5
$\begingroup$

I have a copper conductor. For a while, I apply a voltage of $12kV$ DC from a source. After removing the source, will the conductor stay charged from the source if is not earthed? Will it discharge when I connect the conductor to earth?

$\endgroup$
1
  • $\begingroup$ Step 1: get a gold-leaf electroscope. Step 2: charge the electroscope. Step 3: done. $\endgroup$ Feb 20 '17 at 18:33
2
$\begingroup$

A voltage source acts as an electron pump. Suppose we take a battery as an example, then in the battery a chemical reaction pumps electrons from the cathode to the anode. The cathode becomes depleted in electrons and becomes positive while the anode acquires an excess of electrons and becomes negative. As soon as enough electrons have been pumped for the resulting potential difference to equal the reaction potential the reaction stops.

The point of all this is that suppose we attach some conductors to the battery in the way you describe. We'll make them spheres for simplicity:

Battery

If a charge $Q$ is transferred then the voltage on conductor A is:

$$ V_A = \frac{Q}{C_A}$$

where $C_A$ is the capacitance of conductor A, and likewise:

$$ V_B = -\frac{Q}{C_B}$$

At equilibrium the potential difference $V_A-V_B$ will be equal to the battery voltage so:

$$ V_\text{batt} = Q\left(\frac{1}{C_A} + \frac{1}{C_B}\right) $$

So given the voltage of the battery and the capacitance of the two conductors we can calculate how much charge is transferred. This will be non-zero, so the conductors will become charged and if you disconnect them from the battery they will keep that charge. So the answer to your question:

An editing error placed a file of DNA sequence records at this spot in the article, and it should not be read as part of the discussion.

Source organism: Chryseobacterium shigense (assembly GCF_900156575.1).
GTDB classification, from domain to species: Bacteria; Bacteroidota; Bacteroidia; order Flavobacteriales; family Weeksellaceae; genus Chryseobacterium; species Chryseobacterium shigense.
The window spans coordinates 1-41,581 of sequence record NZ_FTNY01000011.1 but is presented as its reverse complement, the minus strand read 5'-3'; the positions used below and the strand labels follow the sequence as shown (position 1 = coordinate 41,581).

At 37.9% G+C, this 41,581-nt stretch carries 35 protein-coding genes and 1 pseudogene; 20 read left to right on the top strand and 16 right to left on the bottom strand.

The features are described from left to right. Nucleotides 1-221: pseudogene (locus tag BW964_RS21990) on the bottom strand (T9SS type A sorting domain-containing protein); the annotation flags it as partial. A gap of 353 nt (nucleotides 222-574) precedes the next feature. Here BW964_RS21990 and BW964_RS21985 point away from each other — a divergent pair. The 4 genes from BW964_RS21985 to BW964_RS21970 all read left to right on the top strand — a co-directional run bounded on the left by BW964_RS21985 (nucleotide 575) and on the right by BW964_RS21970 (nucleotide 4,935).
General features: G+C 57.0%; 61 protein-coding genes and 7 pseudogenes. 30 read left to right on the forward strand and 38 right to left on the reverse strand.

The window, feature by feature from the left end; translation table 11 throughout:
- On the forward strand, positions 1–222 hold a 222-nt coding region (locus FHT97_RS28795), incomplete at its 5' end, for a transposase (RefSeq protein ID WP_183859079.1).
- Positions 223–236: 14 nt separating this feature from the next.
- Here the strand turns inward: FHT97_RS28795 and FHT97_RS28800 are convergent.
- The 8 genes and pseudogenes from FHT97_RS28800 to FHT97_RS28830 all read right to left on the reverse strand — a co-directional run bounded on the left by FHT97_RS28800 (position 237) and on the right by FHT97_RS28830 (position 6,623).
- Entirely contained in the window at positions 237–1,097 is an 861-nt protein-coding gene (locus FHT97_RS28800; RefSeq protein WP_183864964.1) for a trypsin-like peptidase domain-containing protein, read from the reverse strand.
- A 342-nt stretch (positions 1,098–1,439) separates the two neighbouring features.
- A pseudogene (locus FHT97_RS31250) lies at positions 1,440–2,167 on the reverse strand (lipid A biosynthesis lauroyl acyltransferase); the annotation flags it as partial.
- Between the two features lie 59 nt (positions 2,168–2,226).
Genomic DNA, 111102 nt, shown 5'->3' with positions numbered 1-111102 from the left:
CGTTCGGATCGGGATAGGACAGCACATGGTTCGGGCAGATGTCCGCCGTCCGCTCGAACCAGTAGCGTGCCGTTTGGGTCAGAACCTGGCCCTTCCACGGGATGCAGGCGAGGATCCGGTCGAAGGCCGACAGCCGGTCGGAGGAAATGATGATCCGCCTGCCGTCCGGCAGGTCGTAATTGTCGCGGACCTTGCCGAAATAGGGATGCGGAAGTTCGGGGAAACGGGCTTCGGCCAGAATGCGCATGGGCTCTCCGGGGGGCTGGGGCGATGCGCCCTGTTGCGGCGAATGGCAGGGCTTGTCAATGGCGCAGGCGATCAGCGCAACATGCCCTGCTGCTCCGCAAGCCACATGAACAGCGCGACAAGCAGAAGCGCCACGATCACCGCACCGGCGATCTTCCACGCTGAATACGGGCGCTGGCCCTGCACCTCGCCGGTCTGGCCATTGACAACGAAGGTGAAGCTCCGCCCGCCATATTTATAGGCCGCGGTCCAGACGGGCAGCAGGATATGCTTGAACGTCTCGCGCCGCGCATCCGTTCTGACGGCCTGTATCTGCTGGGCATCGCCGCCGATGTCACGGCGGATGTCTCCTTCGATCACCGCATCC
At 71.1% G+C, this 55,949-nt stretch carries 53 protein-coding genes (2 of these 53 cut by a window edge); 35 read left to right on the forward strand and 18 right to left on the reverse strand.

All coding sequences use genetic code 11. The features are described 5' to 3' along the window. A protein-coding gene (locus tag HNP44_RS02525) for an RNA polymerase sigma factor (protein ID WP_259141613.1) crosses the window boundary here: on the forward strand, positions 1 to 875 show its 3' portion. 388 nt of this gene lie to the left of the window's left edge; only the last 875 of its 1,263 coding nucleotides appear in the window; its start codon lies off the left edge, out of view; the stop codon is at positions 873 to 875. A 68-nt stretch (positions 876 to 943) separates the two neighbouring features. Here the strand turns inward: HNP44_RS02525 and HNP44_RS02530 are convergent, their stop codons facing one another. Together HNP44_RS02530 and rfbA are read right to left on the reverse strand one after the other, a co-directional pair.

After removing the source, will the conductor stay charged from the source if is not earthed?

is yes.

But you need the capacitances on both sides of the voltage source to calculate how much charge is transferred, and you only say what is connected to one side of your 12kV voltage source. If the other side is connected to earth the capacitance is effectively infinite i.e. $1/C_\text{earth}=0$ in our equation above. However if the other side of your 12kV source is not connected to anything the capacitance is close to zero so $1/C\approx\infty$ and plugging this into our equation we gind $Q\approx 0$ i.e. a negligable charge is transferred.

So while it's generally true that in the situation you describe the conductor will end up charged, you haven't given us enough information to say what that charge is.

$\endgroup$
2
  • $\begingroup$ To be more specific. Im working in cable factory where we are rewinding conductors with insulation on it. We are rewind from one reel to another and check the insulation with spark tester. It is the machine that apply 12kV DC voltage on insulated conductor and when the insulation is broken, the machine give us a signal. Im trying to find out working principle of this machine and only logic explanation for me is potential difference. If the insulation is broken, the conductor with the DC source is potentialy equals and till the conductor is not grounded, it creates safety risk. Am I right? $\endgroup$
    – trenccan
    Feb 20 '17 at 18:36
  • $\begingroup$ @trenccan: In general the amount of charge transferred will be very small, and it's likely to leak away rapidly. I think it's extremely unlikely you'd even notice any shock from residual charge left on the wire, let alone find it dangerous. $\endgroup$ Feb 20 '17 at 19:19

Your Answer

By clicking “Post Your Answer”, you agree to our terms of service, privacy policy and cookie policy

Not the answer you're looking for? Browse other questions tagged or ask your own question.